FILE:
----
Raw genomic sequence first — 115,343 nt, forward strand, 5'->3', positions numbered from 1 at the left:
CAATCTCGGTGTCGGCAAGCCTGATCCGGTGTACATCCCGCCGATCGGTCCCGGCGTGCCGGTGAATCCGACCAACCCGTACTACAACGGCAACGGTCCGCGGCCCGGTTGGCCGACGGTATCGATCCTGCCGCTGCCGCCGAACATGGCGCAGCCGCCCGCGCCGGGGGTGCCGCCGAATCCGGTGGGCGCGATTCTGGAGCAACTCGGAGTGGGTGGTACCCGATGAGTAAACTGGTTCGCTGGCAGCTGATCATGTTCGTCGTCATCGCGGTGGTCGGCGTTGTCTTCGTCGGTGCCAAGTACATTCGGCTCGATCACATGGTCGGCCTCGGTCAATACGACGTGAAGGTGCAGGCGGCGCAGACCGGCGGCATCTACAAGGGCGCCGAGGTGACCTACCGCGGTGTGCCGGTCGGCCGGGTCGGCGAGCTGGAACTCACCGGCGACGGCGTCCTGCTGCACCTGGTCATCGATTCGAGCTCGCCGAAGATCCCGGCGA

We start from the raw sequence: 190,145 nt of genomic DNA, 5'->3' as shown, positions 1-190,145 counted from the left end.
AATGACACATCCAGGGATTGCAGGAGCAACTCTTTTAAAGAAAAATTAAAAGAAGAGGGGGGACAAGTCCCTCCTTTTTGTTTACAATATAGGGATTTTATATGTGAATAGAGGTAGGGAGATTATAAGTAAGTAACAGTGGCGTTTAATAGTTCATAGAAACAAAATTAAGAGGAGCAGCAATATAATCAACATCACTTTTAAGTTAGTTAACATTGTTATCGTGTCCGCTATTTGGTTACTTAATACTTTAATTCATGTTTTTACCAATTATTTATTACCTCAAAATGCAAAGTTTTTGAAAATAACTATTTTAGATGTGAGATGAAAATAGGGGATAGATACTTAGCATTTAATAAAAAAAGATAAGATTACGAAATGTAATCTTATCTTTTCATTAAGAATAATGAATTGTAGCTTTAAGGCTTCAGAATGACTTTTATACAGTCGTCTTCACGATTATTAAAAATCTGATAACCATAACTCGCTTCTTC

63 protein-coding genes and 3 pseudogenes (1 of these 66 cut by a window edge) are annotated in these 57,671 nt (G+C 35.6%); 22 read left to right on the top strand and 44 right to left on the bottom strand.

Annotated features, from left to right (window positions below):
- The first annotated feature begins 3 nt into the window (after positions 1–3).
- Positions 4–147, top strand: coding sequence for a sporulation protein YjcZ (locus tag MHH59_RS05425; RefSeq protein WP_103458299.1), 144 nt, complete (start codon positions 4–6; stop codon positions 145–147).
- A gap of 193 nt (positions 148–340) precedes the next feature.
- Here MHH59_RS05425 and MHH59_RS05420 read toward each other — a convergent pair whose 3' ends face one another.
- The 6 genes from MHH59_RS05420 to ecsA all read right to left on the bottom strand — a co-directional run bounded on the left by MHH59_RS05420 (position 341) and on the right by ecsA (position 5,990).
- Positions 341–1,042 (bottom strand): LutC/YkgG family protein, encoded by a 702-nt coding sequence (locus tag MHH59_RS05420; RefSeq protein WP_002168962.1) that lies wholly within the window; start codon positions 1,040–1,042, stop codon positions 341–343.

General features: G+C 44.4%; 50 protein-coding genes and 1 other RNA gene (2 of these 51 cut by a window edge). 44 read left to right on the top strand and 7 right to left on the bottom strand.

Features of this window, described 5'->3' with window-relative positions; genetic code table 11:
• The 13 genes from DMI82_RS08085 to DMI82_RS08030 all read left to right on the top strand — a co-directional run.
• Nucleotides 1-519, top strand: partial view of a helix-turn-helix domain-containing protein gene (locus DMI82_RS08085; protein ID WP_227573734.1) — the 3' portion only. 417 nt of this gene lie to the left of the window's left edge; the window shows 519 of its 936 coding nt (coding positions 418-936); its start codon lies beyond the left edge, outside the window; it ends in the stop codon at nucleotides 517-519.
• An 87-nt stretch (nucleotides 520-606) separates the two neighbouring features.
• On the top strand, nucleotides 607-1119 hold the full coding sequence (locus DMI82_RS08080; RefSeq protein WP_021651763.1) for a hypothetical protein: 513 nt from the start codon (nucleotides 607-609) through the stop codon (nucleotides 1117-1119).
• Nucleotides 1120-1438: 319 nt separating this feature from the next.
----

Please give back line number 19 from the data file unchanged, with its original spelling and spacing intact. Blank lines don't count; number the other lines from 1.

• Nucleotides 1120-1438: 319 nt separating this feature from the next.